Members and advocates urge, complain and listen to “Conversations with Health Share”
Every two months, Health Share, the state’s largest coordinated care organization, sits down for supper with its members and advocates to hear how things are going.
“The first couple of years in CCO land, we felt like we were drinking from a fire hose but 2015 is really a pivot-point year. We’re standing up. We’ve got our bearings,” said Health Share CEO Janet Meyer. “We focused first on high utilizers…now we need to get upstream before the traumatic events that propel people into a life that’s not optimal.”
Those were welcome words to Kris Billhardt, director of the Volunteers of America of Oregon’s Home Free program which provides domestic violence intervention services.
“We’d like to partner with Health Share and Family Care,” Billhardt said, but so far her group has been unable to join community advisory councils. “Nobody is trying to keep us out but there’s just so much change. Where do we fit?”
Women suffering from domestic violence have “way more contact with healthcare providers” than nearly any other social service provider including police, said Billhardt, adding that caregivers might see red flags such as reproductive coercion, heightened cortisone levels or stress-related illnesses like irritable bowel syndrome long before broken bones or black eyes.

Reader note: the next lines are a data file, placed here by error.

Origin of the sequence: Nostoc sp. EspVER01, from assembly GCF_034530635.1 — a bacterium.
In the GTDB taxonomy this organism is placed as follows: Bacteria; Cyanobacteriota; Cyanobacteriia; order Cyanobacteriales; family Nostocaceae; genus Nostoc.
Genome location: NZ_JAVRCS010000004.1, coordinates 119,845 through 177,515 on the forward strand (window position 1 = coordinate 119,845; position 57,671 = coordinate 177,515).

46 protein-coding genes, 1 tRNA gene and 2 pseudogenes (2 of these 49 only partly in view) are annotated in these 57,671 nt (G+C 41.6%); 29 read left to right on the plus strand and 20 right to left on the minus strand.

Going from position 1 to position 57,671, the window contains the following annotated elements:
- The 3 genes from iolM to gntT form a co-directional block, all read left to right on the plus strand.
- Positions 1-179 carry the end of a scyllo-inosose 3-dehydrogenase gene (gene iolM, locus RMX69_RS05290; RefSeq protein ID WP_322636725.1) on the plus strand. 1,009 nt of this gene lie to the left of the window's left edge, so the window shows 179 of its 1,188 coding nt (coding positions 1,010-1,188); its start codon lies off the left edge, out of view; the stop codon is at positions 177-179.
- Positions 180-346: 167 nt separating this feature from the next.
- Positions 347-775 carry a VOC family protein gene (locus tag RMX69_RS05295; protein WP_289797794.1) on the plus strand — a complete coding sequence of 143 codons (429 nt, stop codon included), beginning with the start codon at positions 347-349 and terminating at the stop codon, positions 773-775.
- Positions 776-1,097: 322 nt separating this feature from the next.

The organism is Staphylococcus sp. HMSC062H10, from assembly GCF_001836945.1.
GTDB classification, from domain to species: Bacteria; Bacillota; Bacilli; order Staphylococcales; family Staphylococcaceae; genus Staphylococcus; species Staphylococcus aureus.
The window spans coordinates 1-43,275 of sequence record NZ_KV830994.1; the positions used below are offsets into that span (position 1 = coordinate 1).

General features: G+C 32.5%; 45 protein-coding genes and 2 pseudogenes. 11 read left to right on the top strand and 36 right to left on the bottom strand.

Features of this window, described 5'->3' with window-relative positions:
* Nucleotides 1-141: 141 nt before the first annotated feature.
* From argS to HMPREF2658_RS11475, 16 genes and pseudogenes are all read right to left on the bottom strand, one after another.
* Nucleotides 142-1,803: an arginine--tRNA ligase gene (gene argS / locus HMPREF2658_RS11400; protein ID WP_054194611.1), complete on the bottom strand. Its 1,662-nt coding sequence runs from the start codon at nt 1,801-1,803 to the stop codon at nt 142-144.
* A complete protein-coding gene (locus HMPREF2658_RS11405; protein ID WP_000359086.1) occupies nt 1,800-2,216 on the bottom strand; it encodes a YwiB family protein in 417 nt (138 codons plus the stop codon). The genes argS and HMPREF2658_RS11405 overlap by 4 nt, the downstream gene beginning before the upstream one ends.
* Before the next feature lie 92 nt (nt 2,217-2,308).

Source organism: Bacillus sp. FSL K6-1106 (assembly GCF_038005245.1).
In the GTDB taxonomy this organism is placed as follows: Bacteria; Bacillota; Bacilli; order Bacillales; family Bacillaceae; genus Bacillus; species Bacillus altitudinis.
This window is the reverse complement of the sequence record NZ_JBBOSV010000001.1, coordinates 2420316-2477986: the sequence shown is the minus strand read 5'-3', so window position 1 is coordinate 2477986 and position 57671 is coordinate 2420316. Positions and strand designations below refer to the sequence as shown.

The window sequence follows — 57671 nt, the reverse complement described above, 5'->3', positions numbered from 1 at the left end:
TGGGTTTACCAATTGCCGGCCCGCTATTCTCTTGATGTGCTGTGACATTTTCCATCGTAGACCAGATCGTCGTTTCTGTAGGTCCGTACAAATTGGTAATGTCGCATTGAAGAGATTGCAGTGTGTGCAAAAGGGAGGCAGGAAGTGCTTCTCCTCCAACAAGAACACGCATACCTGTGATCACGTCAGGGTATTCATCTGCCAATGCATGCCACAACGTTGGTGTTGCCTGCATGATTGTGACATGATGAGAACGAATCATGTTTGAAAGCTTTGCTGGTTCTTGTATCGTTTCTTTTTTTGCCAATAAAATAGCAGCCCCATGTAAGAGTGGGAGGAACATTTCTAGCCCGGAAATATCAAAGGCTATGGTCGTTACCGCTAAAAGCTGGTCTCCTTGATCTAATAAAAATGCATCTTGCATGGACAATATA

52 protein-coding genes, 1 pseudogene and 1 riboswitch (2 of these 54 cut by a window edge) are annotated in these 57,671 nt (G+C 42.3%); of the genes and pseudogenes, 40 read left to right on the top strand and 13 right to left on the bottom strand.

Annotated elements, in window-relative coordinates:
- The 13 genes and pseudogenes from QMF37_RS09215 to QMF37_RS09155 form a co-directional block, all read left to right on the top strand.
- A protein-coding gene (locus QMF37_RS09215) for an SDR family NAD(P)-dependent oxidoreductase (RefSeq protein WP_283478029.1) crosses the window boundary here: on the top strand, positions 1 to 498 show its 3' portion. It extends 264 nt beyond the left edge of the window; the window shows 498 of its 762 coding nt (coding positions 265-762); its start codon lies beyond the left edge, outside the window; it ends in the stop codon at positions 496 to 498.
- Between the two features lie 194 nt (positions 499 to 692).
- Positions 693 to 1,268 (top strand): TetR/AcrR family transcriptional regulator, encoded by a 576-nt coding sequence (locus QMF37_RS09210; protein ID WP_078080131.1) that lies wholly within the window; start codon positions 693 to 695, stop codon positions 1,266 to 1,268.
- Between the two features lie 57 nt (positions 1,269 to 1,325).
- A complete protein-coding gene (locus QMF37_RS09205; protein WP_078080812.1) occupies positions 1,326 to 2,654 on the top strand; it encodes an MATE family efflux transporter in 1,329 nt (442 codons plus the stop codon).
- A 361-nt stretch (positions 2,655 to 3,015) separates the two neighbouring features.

Caregivers may not know what to do next with a patient suffering from domestic abuse, especially mandatory reporters who worry their only option is to call police. Screening, Billhardt said, should really be more about providing information to the patient – and that means better and more targeted referrals to the caregiver.
While some applauded Health Share for excellent customer service especially on the phone, many complained about the Oregon Health Authority’s long phone holds – up to four hours at times -- for Oregon Health Plan members.
Phil Broyles, executive director of Teras Intervention and Counseling Inc., said doctors are trained to work within insurance limitations so “you get treated differently as an OHP patient.” “People with trauma just give up. Having somebody navigating the system would be really helpful.”
Many of the attendees at the first Health Share conversation of the year came just to listen.
“Oregon is very progressive; there’s a lot going on here,” said Steve Kang, a business development executive from Kansas-based Netsmart, who came to learn more about how Oregon’s CCOs are handling the vast amounts of data with the widespread use of electronic health records and care management.
Shafia Monroe, president and CEO of the International Center for Traditional Childbearing said she came to hear about community health workers who serve on the healthcare frontline with a close understanding of the communities they serve.
“I just wanted to see what is on people’s minds,” said Sam Chase, executive director of the Coalition of Community Health Clinics and a Metro councilor representing District 5.
"Conversations with Health Share” rotate locations every other month in Clackamas, Multnomah and Washington counties with free dinner, free child care, and language interpretation in 20 different languages.
Check www.healthshareoregon.org for future dates and locations.
Jan can be reached at [email protected].